phased.CosineAntennaElement object models
an antenna element whose response follows a cosine function raised
to a specified power in both the azimuth and elevation directions.
The object returns the field response (also called field pattern)
of the cosine antenna element.
In this expression
az is the azimuth angle.
el is the elevation angle.
The exponents m and n are real numbers greater than or equal to zero.
The response is defined for azimuth and elevation angles between –90° and 90°, inclusive, and is always positive. There is no response at the backside of a cosine antenna. The cosine response pattern achieves a maximum value of 1 at 0° azimuth and 0° elevation. Larger exponent values narrow the response pattern of the element and increase the directivity.
The power response (or power pattern) is the squared value of the field response.
When you use the cosine antenna element, you specify the exponents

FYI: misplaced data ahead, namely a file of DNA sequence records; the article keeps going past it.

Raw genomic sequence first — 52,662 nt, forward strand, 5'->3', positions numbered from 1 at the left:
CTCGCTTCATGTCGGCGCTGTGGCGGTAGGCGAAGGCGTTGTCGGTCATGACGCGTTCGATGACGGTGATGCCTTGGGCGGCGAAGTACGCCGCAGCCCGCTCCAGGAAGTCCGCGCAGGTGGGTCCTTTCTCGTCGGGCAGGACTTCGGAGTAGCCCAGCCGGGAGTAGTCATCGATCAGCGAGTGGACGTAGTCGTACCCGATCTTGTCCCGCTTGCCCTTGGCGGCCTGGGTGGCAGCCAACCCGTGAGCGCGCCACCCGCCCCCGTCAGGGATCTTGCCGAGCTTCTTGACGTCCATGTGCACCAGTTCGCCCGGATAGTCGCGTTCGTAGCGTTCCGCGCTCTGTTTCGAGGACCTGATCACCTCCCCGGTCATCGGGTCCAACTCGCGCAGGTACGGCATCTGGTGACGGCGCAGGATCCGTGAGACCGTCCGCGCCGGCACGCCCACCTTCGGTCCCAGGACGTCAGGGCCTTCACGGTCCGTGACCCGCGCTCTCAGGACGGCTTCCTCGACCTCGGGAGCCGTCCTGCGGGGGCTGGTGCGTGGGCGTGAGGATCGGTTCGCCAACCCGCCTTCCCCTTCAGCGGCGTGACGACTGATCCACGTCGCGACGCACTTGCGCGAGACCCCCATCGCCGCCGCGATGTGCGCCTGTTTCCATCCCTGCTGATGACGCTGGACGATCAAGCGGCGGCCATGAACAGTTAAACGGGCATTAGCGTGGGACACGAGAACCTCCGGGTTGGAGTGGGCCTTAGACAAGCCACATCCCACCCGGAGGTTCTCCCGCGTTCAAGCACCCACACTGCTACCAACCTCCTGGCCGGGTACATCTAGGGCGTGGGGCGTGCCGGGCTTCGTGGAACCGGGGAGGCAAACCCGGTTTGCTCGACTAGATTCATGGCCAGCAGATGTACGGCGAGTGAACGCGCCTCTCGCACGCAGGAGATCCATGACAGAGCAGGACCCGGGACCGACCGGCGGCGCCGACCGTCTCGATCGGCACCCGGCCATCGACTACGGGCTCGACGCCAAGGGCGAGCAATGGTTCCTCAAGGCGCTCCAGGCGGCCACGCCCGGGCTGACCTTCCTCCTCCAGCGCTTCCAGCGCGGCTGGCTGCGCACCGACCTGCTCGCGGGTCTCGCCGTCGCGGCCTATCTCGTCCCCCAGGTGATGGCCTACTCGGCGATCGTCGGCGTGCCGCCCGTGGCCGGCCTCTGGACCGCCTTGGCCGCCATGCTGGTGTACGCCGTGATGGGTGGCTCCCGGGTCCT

of the cosine pattern using the
and the operating frequency range of the antenna using the
This example shows the effect of concentrating the cosine antenna response by increasing the exponent of the cosine factor. The example computes and plots the cosine response for exponents equal to 1 and 2 for a single angle between -90 and 90 degrees. The angle can represent azimuth or elevation.
theta = -90:.01:90; costh1 = cosd(theta); costh2 = costh1.^2; plot(theta,costh1) hold on plot(theta,costh2,'r') hold off legend('Exponent = 1','Exponent = 2','location','northeast'); xlabel('Angle (degrees') ylabel('Response')
This example shows how to construct an antenna with a cosine-squared response in both azimuth and elevation. The operating frequency range of the antenna is 1 to 10 GHz. Plot the 3-D antenna response at 5 GHz.
sCos = phased.CosineAntennaElement(... 'FrequencyRange',[1 10]*1e9,'CosinePower',[2 2]); pattern(sCos,5e9,[-180:180],[-90:90],'CoordinateSystem',... 'Polar','Type','powerdb')